Thursday, 23 June 2011
I'm back !
Hello World ! I'm back after a tough old week in hospital. A place where injections, IV's and blood pressure bands became my unwelcome, yet constant companions. I survived the operation I'm pleased to let you know. Since I'm now half a sternum, some mammary nodes and a piece of lung lighter, you might assume that I should at least look different after enduring such a mammoth experience. But the reality is that unlike a mastectomy, there is no physical difference to be had, not even my weight has changed. Apart from the point of entry - the seven inch scar which runs from the top of my breastbone to the beginning of my stomach. Which is still as I write, concealed under dressings. And of course the complete feeling of shit-have-I-just-been-reversed-over-by-a-ten-tonne-lorry. But apart from that, I look like the same old me. Which I find a bit strange since I currently feel like Methuselah's older sister. But enough of the self-pity. According to my surgeon, the operation went well. I'm healing nicely and all the extracted bits of me will be sent to the lab, fiddled about in petri dishes; the results of which will be available in a few week's time.
It all sounds so simple yet the events leading up to my op had been fraught with problems. First, my insurance company refused to pay all the fee for the surgeon. Apparently (despite being one of the best surgeons in Europe) he charges too much. A few angry letters and terse phone-calls later and they budged, but only slightly. They still wanted me to pick up the remainder of the tab. Then I got back the second opinion from a medical company that my employer subscribes to. An eminent professor of oncology from the US contradicted the decision for me to have surgery. According to him, it's of no benefit when dealing with metastatic breast cancer as the chances of recurrence elsewhere are high. Instead, he recommended either regular scans or radiotherapy or more chemo. Naturally this sent shockwaves through my medical team. I'm sure no surgeon wants to put their patient through an unnecessary four hour operation if they can help it. As for me, I began to wonder whether I really was making the right choice. Suddenly my future wasn't looking so optimistically rosy. US prof didn't seem to be impressed about my limited metastatic spread. To him, metastatic breast cancer was indeed metastatic breast cancer.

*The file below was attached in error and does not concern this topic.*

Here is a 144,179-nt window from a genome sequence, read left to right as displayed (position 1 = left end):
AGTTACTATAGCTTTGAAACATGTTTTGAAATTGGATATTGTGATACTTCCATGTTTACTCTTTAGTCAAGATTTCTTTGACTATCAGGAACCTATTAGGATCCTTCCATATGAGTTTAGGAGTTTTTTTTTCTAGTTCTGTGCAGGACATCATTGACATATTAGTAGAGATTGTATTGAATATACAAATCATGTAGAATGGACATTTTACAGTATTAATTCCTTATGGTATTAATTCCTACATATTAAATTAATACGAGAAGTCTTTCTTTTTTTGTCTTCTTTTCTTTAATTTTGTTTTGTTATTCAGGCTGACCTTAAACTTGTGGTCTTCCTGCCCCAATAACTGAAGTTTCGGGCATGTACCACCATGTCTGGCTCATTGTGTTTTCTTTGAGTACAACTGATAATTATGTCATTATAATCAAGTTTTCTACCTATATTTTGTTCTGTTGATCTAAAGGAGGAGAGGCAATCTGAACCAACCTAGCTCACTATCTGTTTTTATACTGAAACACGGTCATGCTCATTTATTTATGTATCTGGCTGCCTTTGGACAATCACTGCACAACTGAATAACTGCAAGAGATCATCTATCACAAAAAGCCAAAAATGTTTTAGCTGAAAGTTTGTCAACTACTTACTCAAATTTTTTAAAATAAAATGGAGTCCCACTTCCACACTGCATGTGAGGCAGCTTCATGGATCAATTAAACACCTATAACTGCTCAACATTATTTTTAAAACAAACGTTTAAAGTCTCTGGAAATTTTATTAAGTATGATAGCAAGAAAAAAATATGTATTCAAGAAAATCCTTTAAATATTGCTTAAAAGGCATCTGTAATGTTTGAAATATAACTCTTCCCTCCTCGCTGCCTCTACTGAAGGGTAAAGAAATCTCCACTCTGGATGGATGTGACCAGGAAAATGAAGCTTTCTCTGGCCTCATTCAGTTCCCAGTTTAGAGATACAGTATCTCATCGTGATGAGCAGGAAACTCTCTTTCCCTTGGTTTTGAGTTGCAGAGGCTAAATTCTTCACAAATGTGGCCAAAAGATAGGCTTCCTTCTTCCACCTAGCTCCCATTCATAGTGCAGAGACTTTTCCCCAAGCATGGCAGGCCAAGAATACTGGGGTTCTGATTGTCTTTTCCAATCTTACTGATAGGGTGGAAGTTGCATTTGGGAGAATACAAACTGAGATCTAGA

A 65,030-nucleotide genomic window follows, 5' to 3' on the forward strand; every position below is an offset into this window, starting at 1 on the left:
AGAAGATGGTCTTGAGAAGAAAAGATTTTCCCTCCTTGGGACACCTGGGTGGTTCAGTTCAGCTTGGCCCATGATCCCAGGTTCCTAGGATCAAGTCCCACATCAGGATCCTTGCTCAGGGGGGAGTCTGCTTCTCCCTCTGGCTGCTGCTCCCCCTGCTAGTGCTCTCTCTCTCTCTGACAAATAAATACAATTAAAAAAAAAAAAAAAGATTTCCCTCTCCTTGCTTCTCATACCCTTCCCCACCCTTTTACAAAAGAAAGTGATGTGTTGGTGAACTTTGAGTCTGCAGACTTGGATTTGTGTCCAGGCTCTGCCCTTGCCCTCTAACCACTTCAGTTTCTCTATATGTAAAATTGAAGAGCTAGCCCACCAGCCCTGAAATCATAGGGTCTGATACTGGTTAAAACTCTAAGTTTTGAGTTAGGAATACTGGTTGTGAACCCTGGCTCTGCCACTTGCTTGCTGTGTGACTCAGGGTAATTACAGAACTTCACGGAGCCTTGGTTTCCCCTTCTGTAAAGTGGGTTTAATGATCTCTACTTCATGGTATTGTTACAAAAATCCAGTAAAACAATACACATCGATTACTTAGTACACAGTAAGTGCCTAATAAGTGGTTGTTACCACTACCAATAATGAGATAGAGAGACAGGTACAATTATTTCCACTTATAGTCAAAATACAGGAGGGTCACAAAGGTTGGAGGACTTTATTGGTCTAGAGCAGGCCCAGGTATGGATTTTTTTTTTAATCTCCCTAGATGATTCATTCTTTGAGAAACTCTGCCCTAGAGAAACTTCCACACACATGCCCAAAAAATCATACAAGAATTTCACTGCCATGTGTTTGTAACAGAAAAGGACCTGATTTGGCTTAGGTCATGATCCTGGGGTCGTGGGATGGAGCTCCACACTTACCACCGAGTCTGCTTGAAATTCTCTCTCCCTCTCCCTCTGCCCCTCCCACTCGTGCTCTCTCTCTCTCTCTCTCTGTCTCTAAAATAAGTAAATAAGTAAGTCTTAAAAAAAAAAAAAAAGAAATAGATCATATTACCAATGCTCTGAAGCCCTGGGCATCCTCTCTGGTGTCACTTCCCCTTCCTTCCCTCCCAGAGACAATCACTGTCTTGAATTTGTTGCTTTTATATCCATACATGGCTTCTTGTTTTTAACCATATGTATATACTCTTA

When undergoing a treatment as gruelling as chemo, once you reach the last round, you hope that it will be the last time that you'll ever have to go through it. You don't share the doctors' enthusiasm that should get a recurrence, more chemo will do the trick. You long for the 'end of treatment' moment that you had when you were diagnosed with primary breast cancer. So to see it written in plain English that I might well have to go through the roller coaster of chemo once more, filled me with dread. My surgeon spoke to many oncologists, most of whom felt that if there was no liver involvement, resecting the tumour from the sternum would've been a no-brainer. But apparently as the liver mets are an indication that there is possibly occult disease elsewhere (or in layman's terms, there are other cancer cells lurking in my body), taking out my sternum would do very little to influence my future outcome.
But I'm pleased to say, my surgeon took the gung-ho approach. Why sit back and wait for something to happen ? Better to whip it out now and hopefully buy ourselves more time. From his point of view I'm young, fit and and healthy and most importantly have fairly recently had a baby. I can withstand a major operation and I will also do anything to prolong my life. So, in the week before the op, we fight the nasty insurance company (by changing the description of the op) and win, we do another PET scan which is thankfully clear and I spend the week drinking vegetable juices and eating tons of fruit and when the day of the operation arrives, I feel nervous but ready. I endure the spinal epidural, the lines in my wrist and neck, the one night in intensive care and the immobility and numbness and pain that follows. I'm pleased to now be home. I'm supposed to be taking it easy but as anyone who's ever looked after a 17 month old baby will agree, there's not much possibility of that when you're chasing an ever curious toddler around the house. Still, I'm pleased to be over the last big hurdle (for now, I hope) and am just looking forward to getting better, stronger and fitter. Oh, and not having to sleep on my back every night.